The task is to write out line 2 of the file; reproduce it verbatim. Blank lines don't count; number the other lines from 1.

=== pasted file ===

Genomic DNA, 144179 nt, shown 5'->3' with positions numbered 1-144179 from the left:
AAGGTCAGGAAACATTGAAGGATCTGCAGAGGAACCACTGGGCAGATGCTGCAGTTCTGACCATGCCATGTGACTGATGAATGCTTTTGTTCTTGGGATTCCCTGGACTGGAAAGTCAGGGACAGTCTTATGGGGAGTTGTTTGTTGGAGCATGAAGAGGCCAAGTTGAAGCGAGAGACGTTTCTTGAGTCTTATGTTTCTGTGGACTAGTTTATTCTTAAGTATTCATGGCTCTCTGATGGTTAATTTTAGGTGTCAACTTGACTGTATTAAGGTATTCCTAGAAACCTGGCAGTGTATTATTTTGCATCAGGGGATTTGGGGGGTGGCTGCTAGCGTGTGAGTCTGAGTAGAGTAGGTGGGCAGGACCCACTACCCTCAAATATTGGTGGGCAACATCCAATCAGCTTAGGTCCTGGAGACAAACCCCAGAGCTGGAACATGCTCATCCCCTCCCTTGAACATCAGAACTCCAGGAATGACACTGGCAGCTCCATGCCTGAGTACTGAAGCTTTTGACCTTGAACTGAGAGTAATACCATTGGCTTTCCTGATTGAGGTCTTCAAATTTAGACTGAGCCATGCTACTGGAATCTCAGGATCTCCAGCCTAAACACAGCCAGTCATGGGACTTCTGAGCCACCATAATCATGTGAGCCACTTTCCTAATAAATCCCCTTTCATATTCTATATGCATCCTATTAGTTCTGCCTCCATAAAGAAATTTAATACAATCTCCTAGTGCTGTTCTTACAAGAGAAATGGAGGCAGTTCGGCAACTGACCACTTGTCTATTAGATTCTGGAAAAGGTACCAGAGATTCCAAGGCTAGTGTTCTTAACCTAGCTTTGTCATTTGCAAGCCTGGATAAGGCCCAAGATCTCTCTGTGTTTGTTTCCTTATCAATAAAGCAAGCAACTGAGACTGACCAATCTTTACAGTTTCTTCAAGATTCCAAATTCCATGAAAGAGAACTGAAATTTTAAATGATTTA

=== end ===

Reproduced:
AAGGTCAGGAAACATTGAAGGATCTGCAGAGGAACCACTGGGCAGATGCTGCAGTTCTGACCATGCCATGTGACTGATGAATGCTTTTGTTCTTGGGATTCCCTGGACTGGAAAGTCAGGGACAGTCTTATGGGGAGTTGTTTGTTGGAGCATGAAGAGGCCAAGTTGAAGCGAGAGACGTTTCTTGAGTCTTATGTTTCTGTGGACTAGTTTATTCTTAAGTATTCATGGCTCTCTGATGGTTAATTTTAGGTGTCAACTTGACTGTATTAAGGTATTCCTAGAAACCTGGCAGTGTATTATTTTGCATCAGGGGATTTGGGGGGTGGCTGCTAGCGTGTGAGTCTGAGTAGAGTAGGTGGGCAGGACCCACTACCCTCAAATATTGGTGGGCAACATCCAATCAGCTTAGGTCCTGGAGACAAACCCCAGAGCTGGAACATGCTCATCCCCTCCCTTGAACATCAGAACTCCAGGAATGACACTGGCAGCTCCATGCCTGAGTACTGAAGCTTTTGACCTTGAACTGAGAGTAATACCATTGGCTTTCCTGATTGAGGTCTTCAAATTTAGACTGAGCCATGCTACTGGAATCTCAGGATCTCCAGCCTAAACACAGCCAGTCATGGGACTTCTGAGCCACCATAATCATGTGAGCCACTTTCCTAATAAATCCCCTTTCATATTCTATATGCATCCTATTAGTTCTGCCTCCATAAAGAAATTTAATACAATCTCCTAGTGCTGTTCTTACAAGAGAAATGGAGGCAGTTCGGCAACTGACCACTTGTCTATTAGATTCTGGAAAAGGTACCAGAGATTCCAAGGCTAGTGTTCTTAACCTAGCTTTGTCATTTGCAAGCCTGGATAAGGCCCAAGATCTCTCTGTGTTTGTTTCCTTATCAATAAAGCAAGCAACTGAGACTGACCAATCTTTACAGTTTCTTCAAGATTCCAAATTCCATGAAAGAGAACTGAAATTTTAAATGATTTA